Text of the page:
The Mother of All Rallies Patriots Unification Gathering will take place at the National Mall near the Washington Monument from 10 a.m. ET to 5 p.m. ET. Metropolitan police is reporting an estimated 1,800 participants. The event will feature speeches from vocal Trump supporters like Marco Gutierrez, founder of Latinos for Trump, and Omar Navarro, the Republican challenger to California Rep. Maxine Waters, a Democrat.

    The Juggalo’s March is part of a continued fight between the Insane Clown Posse (ICP) and the FBI over a 2011 Gang Task Force labeling fans of the group, who call themselves Juggalos, as a "loosely-organized hybrid gang" that "exhibit gang-like behavior and engage in criminal activity and violence."

    Jason Webber, an organizer of the Juggalo march and publicst for the ICP's record label Psychopathic Records, said demonstrators will demand the FBI rescind their characterization of the Juggalos, a label "that allegedly exposed law-abiding Juggalos to harassment and discrimination by police, employers and others," NBC News reported.

    The rally will begin at noon at the Lincoln Memorial Reflecting Pool and then travel to the memorial’s plaza. Roughly 3,000 people will attend the event, the National Park Service estimated.

    While both events have explicitly urged participants in their codes of conduct to not use violence during their respective gatherings, the fear of possible clashes has grown in the wake of the violent Charlottesville, Virginia, demonstrations where a young woman was killed when a car plowed into a group of people protesting a white nationalist rally.

    Webber says the group is apolitical, but added that many of the band’s songs speak out against racism and bigotry.

    Meanwhile, the MOAR's website lists white supremacist groups like Alt-Knights and the Proud Boys as affiliates while claiming "all people regardless of race, religion, sexual orientation, age or political affiliation are invited."

    And though organizers of MOAR say they "condemn racists of all colors and supremacy of all colors" in their mission statement, Peter Boykin, president of Gays for Trump and a speaker at the conservative rally, said in an interview with The Washington Post ahead of the event that he will speak out against what he calls "Sharia law, transgender men and women in the military and the Deferred Action for Childhood Arrivals program" in his speech.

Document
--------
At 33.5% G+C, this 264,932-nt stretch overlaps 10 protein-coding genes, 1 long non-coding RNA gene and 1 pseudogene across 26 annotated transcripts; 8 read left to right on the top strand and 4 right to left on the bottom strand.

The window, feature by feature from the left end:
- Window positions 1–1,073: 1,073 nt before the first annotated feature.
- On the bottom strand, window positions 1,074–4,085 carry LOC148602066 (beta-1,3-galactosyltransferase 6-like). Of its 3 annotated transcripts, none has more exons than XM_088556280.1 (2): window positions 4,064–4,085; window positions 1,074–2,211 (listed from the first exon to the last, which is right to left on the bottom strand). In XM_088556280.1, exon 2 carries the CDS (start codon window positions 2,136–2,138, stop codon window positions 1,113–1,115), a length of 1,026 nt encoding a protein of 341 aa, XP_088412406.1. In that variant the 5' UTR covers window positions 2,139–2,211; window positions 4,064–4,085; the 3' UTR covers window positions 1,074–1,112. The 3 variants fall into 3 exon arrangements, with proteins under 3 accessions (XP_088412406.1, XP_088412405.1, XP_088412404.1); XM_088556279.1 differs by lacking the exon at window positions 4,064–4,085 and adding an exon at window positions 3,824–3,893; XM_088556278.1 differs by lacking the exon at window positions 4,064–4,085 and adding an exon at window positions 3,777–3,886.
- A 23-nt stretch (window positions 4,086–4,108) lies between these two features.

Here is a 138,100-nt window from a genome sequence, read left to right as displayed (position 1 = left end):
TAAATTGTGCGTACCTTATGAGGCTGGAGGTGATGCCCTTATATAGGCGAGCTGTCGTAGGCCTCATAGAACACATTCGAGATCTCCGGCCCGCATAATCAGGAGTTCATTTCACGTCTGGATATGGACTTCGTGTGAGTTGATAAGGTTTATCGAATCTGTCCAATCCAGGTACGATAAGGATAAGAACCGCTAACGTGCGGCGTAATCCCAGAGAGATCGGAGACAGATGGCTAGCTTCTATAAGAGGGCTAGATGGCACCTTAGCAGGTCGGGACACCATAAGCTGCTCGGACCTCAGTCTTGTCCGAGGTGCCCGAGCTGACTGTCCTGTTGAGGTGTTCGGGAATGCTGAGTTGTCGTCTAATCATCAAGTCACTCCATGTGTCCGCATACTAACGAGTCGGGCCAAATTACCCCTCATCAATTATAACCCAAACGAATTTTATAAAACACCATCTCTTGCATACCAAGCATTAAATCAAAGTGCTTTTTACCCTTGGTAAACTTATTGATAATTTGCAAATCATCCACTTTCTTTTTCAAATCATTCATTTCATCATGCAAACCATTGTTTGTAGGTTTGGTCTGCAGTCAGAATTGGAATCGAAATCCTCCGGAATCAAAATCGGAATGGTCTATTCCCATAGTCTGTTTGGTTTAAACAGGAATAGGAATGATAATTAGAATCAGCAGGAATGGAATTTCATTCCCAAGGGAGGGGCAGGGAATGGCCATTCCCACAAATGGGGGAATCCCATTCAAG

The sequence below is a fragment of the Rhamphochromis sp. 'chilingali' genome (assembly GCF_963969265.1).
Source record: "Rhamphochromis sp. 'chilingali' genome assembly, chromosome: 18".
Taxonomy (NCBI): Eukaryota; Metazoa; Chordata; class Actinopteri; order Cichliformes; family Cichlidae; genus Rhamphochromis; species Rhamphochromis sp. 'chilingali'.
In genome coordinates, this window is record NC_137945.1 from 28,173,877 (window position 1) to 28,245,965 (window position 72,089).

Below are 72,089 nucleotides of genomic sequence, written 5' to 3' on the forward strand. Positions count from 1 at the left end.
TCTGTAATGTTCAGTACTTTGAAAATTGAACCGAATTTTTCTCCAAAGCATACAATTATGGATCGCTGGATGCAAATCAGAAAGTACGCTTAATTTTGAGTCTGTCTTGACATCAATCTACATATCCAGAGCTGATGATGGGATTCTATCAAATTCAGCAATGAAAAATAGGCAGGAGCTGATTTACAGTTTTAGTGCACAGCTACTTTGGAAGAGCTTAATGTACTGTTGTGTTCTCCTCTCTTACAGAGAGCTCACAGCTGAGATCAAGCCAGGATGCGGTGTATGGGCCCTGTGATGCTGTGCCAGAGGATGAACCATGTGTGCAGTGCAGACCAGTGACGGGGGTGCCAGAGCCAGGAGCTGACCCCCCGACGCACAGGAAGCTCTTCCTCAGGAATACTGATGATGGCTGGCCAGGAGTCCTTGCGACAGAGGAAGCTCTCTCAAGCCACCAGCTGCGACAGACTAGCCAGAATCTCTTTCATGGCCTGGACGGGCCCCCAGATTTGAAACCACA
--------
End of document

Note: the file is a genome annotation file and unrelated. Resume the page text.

The MOAR is expected to be countered by an anti-Trump rally near the White House. That demonstration will focus on Russian interference in the 2016 election.

    Wrapping around those events will be the annual Fiesta D.C. parade celebrating Latino culture. The annual parade is scheduled from 1 p.m. to 5 p.m. along Constitution Avenue NW.

    Also on Saturday, runners will participate in the Race To Beat Cancer 5K that will begin and end in the Northwest, but the route will travel close to the National Mall. The event benefiting cancer research celebrates survivors, and honors those who have lost their battles with cancer.

    Overall, the NPS said it has issued permits for more than 35 events, including a wedding, making Saturday one of the busiest days of the year for the Metropolitan Police Department. D.C. police said it plans to be "out in full force" to help manage the gridlock conditions brought on by several planned road closures. A full list of planned road closures can be found here.



    Photo Credit: Getty Images/FILE

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    A seaplane made a "rough" landing Friday afternoon on Candlewood Lake, according to Connecticut State Police.

    State Police troopers and Connecticut Department of Energy & Environment Protection crews are on the scene in Sherman.

    The plane landed on the lake near the Sherman/New Fairfield line shortly before 4 p.m. and then began taking on water, according to a DEEP spokesperson.

    The plane's occupants were able to get off the plane with the help of a good Samaritan's boat.

    No injuries were reported.

    DEEP's Emergency Response Team is arriving at the site of the landing to assist with any environmental concerns, including the possibility of fuel getting into the water.



    Photo Credit: @CT_STATE_POLICE

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    People who live along Connecticut’s coastline are keeping a close eye on the path of Jose in the Atlantic Ocean.

    Many know first-hand how devastating a tropical storm of hurricane can be for the shoreline. 
    “This was our 38th summer,” said Wayne Capone, owner of Stowe’s Seafood in West Haven.
    Capone remembers the storm surge from Irene, Sandy and Hurricane Gloria in 1985. 
    “All three of them,” he said, “I got three feet of water where we’re standing right now, we got three feet of water, but when the tide went out, the water went out, I never had to pump the water out.”
    For his business, Capone said the bigger issue is the possibility of losing power for an extended period of time.